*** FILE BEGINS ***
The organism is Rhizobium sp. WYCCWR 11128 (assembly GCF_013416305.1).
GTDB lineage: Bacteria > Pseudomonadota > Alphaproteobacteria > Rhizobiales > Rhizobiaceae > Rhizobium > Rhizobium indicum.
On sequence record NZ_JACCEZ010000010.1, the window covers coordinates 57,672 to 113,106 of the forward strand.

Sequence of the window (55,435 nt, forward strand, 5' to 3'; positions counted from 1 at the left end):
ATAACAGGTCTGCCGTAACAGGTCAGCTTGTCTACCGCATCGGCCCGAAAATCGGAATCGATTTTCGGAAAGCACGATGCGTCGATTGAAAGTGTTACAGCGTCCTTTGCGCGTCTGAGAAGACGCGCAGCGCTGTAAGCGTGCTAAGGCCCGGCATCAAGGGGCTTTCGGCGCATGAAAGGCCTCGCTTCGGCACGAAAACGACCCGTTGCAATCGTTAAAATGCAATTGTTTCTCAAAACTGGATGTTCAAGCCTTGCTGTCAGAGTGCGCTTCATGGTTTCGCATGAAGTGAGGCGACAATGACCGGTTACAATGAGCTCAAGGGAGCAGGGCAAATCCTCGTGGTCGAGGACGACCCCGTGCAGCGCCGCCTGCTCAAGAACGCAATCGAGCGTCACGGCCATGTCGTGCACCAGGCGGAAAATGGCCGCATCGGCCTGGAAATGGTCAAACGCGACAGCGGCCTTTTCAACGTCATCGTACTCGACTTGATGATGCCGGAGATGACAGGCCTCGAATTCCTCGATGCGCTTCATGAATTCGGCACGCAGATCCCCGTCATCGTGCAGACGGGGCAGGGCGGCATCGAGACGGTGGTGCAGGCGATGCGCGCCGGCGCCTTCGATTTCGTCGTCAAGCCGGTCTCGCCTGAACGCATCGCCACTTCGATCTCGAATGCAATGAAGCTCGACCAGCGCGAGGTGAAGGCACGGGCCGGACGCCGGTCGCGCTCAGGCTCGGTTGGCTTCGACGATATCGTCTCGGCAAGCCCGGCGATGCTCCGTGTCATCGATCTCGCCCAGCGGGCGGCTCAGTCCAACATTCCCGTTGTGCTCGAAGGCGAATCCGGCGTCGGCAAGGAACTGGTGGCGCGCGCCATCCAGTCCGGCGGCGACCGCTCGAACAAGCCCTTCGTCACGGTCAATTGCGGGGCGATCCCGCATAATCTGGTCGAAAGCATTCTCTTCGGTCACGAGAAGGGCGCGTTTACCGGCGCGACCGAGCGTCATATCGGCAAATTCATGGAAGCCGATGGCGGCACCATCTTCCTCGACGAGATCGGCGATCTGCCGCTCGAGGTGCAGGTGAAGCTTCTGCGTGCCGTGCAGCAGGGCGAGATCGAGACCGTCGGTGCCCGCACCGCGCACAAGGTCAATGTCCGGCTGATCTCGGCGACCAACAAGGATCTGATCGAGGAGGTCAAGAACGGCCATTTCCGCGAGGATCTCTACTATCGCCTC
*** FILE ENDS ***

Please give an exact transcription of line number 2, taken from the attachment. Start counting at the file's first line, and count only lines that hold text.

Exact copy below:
GTDB lineage: Bacteria > Pseudomonadota > Alphaproteobacteria > Rhizobiales > Rhizobiaceae > Rhizobium > Rhizobium indicum.